Wednesday, September 02, 2009

The Best and the Brightest? Maybe Not

by Jonathan Leirer

It’s a tired cliché: the American Higher Education Industry educates the “best and the brightest”, but recent evidence may suggest otherwise. I recently stumbled upon a little “snapshot” by the Economic Policy Institute, from October 2005. The data are a little old, but the results are surprising. I’ve recreated their chart below to help illustrate the point.

The graph uses data from this study. It measures the "Percentage distribution of 1988 eighth-graders’ educational attainment by 2000, by eighth-grade mathematics achievement and selected student characteristics". As you can see, there is a nearly parallel shift in bachelor degree attainment based on income, after controlling for ability (although, it is admittedly a rough proxy for ability), which calls into question the validity of that old cliche. Apparently, it isn't the best and the brightest that are going to college, but the richest. Students from the top income quartile who perform in the bottom achievement quartile complete college at a higher rate than students from the bottom income quartile who perform in the top achievement quartile. That is to say, the least mathematically capable rich kids are completing college more often the the most capable poor kids.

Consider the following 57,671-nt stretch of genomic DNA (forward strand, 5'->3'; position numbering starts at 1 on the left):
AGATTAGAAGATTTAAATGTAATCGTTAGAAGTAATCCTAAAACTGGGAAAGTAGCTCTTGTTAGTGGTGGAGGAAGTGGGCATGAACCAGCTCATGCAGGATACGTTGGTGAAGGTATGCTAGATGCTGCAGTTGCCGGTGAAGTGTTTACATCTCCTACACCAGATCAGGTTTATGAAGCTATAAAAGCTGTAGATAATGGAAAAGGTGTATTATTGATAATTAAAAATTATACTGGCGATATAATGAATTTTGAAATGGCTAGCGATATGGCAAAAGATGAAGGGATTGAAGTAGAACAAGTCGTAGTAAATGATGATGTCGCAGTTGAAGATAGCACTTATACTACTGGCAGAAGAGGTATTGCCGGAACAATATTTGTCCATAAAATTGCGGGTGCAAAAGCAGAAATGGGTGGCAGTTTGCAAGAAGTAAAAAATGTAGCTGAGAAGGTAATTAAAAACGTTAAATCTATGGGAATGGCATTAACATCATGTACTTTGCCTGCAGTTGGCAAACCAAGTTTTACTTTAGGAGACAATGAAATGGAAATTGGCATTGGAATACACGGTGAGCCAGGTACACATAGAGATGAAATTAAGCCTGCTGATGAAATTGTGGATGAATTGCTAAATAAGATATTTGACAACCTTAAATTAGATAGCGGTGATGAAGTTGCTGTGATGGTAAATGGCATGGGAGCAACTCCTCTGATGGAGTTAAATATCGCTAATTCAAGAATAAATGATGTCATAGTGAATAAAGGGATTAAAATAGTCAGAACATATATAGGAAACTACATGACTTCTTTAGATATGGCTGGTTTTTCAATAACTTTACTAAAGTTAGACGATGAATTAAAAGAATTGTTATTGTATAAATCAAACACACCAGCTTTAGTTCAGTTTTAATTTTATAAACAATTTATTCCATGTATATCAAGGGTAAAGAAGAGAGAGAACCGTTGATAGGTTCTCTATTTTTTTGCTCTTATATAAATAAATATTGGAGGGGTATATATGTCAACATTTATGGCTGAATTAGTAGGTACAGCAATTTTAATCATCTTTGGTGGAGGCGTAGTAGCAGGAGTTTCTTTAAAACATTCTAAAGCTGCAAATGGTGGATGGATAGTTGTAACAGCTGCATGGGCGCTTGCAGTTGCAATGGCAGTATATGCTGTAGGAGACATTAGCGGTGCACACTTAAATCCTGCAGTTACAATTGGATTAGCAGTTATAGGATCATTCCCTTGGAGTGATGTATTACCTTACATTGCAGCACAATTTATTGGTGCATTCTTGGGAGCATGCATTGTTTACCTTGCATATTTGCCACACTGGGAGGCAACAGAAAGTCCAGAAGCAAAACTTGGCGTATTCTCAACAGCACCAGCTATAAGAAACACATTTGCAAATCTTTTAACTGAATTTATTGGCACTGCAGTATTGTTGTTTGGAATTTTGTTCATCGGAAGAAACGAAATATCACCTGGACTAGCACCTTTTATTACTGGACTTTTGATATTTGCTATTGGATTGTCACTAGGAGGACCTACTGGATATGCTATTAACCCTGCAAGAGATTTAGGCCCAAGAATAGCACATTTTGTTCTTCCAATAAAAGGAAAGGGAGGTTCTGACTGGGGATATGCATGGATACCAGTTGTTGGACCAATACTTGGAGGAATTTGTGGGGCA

In concordance with full disclosure, I have to admit that I was one of those kids who were in the bottom quartile of income and top quartile in mathematics (indeed, in 8th grade my family was probably in the bottom decile in income and I was performing in top decile in mathematics). When I see statistics like these, not only do I take them to heart, but I witness their effect every time I visit my home town or talk to my old high school friends.

While we haven't been explicitly discussing income issues much lately, we are the Center for College Affordability and Productivity, and likewise access and affordability issues are high on our lists of priorities. Figures like the one above remind us of these issues and serve to reinvigorate our research to such ends. Expect to see more posts and research devoted to these issues of access and affordability coming out of CCAP in the near future.

1 comment:

capeman said...

How is "mathematical ability" measured and defined in this study? That is the nub of the matter. I simply don't believe the "conclusions" here. I've read these claims before, and never gotten a good answer.